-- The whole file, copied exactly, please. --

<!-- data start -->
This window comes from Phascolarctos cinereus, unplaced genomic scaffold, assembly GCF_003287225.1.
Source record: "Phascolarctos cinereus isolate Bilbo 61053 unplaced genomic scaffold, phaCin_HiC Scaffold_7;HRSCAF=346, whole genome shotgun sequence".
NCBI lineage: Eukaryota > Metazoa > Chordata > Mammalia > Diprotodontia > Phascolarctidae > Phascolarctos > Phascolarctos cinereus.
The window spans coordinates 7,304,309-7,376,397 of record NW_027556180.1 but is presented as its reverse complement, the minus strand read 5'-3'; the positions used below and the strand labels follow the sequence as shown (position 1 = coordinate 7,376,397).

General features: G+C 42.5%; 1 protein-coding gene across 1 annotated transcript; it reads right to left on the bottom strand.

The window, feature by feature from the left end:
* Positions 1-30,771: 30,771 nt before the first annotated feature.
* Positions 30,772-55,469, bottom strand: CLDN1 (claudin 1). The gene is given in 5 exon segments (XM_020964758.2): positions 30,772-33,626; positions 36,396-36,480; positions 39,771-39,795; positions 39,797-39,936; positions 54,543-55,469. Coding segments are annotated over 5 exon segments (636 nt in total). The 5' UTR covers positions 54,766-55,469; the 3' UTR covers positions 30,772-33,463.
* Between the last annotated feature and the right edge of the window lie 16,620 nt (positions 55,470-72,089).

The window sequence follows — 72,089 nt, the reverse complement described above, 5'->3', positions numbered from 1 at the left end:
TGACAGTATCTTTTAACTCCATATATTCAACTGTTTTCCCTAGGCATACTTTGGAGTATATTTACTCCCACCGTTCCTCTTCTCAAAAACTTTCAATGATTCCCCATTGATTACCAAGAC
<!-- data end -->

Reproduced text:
This window comes from Phascolarctos cinereus, unplaced genomic scaffold, assembly GCF_003287225.1.
Source record: "Phascolarctos cinereus isolate Bilbo 61053 unplaced genomic scaffold, phaCin_HiC Scaffold_7;HRSCAF=346, whole genome shotgun sequence".
NCBI lineage: Eukaryota > Metazoa > Chordata > Mammalia > Diprotodontia > Phascolarctidae > Phascolarctos > Phascolarctos cinereus.
The window spans coordinates 7,304,309-7,376,397 of record NW_027556180.1 but is presented as its reverse complement, the minus strand read 5'-3'; the positions used below and the strand labels follow the sequence as shown (position 1 = coordinate 7,376,397).

General features: G+C 42.5%; 1 protein-coding gene across 1 annotated transcript; it reads right to left on the bottom strand.

The window, feature by feature from the left end:
* Positions 1-30,771: 30,771 nt before the first annotated feature.
* Positions 30,772-55,469, bottom strand: CLDN1 (claudin 1). The gene is given in 5 exon segments (XM_020964758.2): positions 30,772-33,626; positions 36,396-36,480; positions 39,771-39,795; positions 39,797-39,936; positions 54,543-55,469. Coding segments are annotated over 5 exon segments (636 nt in total). The 5' UTR covers positions 54,766-55,469; the 3' UTR covers positions 30,772-33,463.
* Between the last annotated feature and the right edge of the window lie 16,620 nt (positions 55,470-72,089).

The window sequence follows — 72,089 nt, the reverse complement described above, 5'->3', positions numbered from 1 at the left end:
TGACAGTATCTTTTAACTCCATATATTCAACTGTTTTCCCTAGGCATACTTTGGAGTATATTTACTCCCACCGTTCCTCTTCTCAAAAACTTTCAATGATTCCCCATTGATTACCAAGAC